jalapenos

Jalapeno Poppers

First things first: did you see the post on Sunday about the two podcasts I was interviewed for? Well I have one more to tell you guys about. Heather from Half Size Me also interviewed me over the summer and the podcast is now available. Check it out here:

031 – Half Size Me: Weight Loss Success Story with Lisa, 110 Pounds and Counting!

Hope you guys like them!

Did you know that we have a gazillion jalapenos in our garden this year?

Okay maybe not a gazillion but we have about 10x more this year than we ever did last year and unlike last year–they actually taste like something this time! I don’t know if we bought a different kind of plant, but this year’s crop is hot as hell. Last year, they tasted like nothing. Since we have a ton of jalapenos, Michael decided to pickle some. We eat the peppers year round in tons of stuff–omelettes, burritos, enchiladas, guacamole…you name it and we’ll try to make it spicier.

I’m not sure how long it takes for the pickling to be done and the peppers ready to eat, but I will let you know.

The other way we’ve eaten them is in poppers! I got home from the pool one night recently and Michael had already made them up and they were ready to munch on while dinner cooked.

Here is the recipe he used:

Jalapeno Poppers

Category: Dinner, food, Food update, gardening, harvesting veggies, recipes, Urban Farmer, Vegetable Garden

From: http://www.inspiredtaste.net/14284/ridiculously-easy-jalapeno-poppers/

Ingredients

  • 6 jalapenos
  • 4 ounces cream cheese, softened
  • 2 tablespoons chopped chives or spring onion
  • 4 slices bacon
  • 12 wooden toothpicks

Instructions

  1. Add toothpicks to warm water for 20-30 minutes before baking or grilling.
  2. Slice each jalapeno in half, lengthwise. Then, using a small spoon, scrape out and discard all seeds and any white membrane.
  3. Stir together the cream cheese and chives or spring onion in a small bowl. Use a spoon to fill each pepper-half.
  4. Cut the bacon slices into three 1 1/2-inch pieces, and wrap one piece of bacon around each stuffed pepper-half then slide a toothpick through the bacon and pepper so the bacon is secure.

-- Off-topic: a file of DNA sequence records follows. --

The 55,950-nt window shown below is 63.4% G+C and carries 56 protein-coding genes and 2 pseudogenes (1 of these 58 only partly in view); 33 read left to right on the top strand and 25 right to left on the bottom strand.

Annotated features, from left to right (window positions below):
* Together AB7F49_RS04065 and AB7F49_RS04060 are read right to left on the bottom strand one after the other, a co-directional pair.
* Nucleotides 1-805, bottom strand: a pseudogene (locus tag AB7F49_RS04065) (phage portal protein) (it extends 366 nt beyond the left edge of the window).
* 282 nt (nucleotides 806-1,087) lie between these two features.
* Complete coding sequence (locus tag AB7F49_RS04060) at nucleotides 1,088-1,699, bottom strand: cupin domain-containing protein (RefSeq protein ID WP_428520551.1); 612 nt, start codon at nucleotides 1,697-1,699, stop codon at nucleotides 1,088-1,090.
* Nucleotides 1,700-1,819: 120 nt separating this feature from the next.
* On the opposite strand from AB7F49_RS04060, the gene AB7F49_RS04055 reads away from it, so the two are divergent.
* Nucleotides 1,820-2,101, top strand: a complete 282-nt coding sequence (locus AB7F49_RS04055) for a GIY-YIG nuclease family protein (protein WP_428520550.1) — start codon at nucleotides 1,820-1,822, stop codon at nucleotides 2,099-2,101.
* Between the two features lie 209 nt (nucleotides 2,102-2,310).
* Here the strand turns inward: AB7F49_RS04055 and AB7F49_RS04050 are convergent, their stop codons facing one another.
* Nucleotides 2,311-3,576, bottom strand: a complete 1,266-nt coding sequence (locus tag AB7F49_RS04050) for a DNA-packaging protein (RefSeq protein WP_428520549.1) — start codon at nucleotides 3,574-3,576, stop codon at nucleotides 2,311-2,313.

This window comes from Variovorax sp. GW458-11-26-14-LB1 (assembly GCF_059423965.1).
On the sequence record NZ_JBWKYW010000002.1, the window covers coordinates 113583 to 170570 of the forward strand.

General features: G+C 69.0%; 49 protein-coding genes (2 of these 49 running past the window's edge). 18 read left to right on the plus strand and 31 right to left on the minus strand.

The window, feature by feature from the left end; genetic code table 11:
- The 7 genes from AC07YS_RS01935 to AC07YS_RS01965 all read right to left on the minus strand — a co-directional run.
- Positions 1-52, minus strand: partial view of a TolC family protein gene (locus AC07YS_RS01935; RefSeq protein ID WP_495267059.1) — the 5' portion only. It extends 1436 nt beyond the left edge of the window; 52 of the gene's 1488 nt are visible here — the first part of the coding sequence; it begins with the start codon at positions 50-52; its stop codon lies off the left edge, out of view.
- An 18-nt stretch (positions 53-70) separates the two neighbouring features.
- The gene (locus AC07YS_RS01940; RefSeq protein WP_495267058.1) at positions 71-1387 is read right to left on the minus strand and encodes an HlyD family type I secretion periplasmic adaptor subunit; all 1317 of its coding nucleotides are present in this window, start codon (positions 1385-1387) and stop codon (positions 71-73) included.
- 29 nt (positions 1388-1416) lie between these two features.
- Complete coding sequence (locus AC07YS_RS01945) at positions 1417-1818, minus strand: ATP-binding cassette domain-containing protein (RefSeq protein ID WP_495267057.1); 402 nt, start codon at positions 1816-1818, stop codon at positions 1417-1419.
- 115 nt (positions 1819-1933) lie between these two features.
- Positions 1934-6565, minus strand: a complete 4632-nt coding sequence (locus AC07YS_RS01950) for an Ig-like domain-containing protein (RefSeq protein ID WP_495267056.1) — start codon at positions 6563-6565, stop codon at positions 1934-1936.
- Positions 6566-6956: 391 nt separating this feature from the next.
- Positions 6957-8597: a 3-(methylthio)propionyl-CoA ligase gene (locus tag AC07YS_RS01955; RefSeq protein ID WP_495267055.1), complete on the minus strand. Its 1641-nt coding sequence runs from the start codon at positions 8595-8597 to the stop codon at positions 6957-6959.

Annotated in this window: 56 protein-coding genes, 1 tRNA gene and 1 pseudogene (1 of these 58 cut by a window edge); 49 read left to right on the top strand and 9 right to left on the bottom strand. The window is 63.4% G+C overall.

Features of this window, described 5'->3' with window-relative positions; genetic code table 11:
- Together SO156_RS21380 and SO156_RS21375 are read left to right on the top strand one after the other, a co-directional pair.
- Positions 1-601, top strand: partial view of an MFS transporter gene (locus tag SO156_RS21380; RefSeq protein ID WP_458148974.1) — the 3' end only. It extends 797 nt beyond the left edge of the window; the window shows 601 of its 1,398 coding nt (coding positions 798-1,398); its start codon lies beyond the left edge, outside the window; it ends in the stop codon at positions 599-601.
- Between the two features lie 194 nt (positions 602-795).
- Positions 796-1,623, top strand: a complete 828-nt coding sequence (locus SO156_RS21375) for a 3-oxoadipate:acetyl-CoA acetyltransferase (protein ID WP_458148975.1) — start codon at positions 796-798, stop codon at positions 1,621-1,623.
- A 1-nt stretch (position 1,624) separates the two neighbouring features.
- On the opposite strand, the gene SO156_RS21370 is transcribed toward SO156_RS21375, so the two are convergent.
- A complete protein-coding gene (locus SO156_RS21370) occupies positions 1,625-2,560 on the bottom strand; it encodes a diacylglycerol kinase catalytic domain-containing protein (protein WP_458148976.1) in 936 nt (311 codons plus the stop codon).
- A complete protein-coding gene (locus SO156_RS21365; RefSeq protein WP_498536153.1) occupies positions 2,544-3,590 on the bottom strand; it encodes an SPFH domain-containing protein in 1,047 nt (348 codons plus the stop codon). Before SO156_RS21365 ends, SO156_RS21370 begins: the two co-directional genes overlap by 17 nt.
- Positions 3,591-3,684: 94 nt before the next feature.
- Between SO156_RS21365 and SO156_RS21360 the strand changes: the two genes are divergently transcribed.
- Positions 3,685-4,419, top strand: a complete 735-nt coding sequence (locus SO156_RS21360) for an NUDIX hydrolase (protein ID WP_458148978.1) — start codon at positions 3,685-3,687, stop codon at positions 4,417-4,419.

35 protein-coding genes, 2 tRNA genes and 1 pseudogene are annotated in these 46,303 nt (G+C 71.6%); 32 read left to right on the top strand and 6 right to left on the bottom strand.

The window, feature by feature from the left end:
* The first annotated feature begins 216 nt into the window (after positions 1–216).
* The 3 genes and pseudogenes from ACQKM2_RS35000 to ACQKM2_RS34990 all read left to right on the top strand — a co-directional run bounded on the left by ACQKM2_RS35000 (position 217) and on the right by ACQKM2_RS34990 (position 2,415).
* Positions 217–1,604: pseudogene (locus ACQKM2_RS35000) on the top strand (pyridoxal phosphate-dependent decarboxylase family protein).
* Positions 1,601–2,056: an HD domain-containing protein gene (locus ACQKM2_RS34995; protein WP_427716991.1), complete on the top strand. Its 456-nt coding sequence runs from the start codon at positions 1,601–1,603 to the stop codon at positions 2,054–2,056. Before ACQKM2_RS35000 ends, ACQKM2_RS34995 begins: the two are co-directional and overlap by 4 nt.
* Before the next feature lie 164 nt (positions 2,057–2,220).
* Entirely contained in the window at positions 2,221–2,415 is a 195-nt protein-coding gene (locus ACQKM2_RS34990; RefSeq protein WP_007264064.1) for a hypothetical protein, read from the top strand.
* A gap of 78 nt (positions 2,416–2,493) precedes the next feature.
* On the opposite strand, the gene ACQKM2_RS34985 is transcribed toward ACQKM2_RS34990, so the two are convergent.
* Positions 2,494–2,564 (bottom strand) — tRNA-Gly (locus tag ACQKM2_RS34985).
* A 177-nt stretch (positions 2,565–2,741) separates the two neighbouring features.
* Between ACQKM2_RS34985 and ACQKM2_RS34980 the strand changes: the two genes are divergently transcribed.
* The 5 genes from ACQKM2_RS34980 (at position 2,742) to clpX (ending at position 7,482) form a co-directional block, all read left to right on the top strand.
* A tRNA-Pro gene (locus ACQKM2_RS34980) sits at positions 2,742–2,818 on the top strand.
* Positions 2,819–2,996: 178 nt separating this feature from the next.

5. To make in the oven: Heat oven to 375 degrees F then line a baking sheet with aluminum foil or parchment paper. Place stuffed and wrapped peppers, filling side facing up, onto the baking sheet and bake until the bacon is crispy and glistening and the peppers are tender, about 25 minutes.
  6. To make on the grill: Heat grill to medium-high heat. Place a grill basket, slotted grilling pan or aluminum foil directly on the grill (this helps to prevent the poppers from falling through the grates). Then, place stuffed and wrapped peppers onto the basket, pan or foil, filling side up and grill until bacon is crispy and glistening and the peppers are tender, about 15-20 minutes. If, while grilling any poppers become too charred, just move them to a cooler section of the grill.
http://www.110pounds.com/?p=33695

The poppers were fantastic! I loved them and was sad there weren’t more. They were super spicy and the cream cheese mixture tasted great. I want to have these again asap. I ate the poppers with a glass of milk to wash it down, they were that hot–AND Michael had removed all the seeds. Incredible.

He was a busy bee that night, too, because he made guacamole from scratch to go on our steak salads. Dinner was a big bowl of lettuce with some black olives, pico de gallo, guacamole, a little bit of shredded cheese, sour cream and the steak cubed up.

Usually when we make these Mexican salads we add beans to it and the black beans sit in my stomach like a brick. This time I skipped it and was happily satisfied with dinner without feeling like I ate too much.

I want more poppers.

QUESTION: Can you handle spicy? What are your favorite uses for jalapenos?

Harvesting My Crop

I’ll admit, I was pretty clueless about gardening when we set out on this quest to grow our own veggies. I guess I just assumed we’d plant and then the work was done. Boy was I wrong. Recently I wrote about things I learned for next year’s garden. It’s been a learning process every step of the way.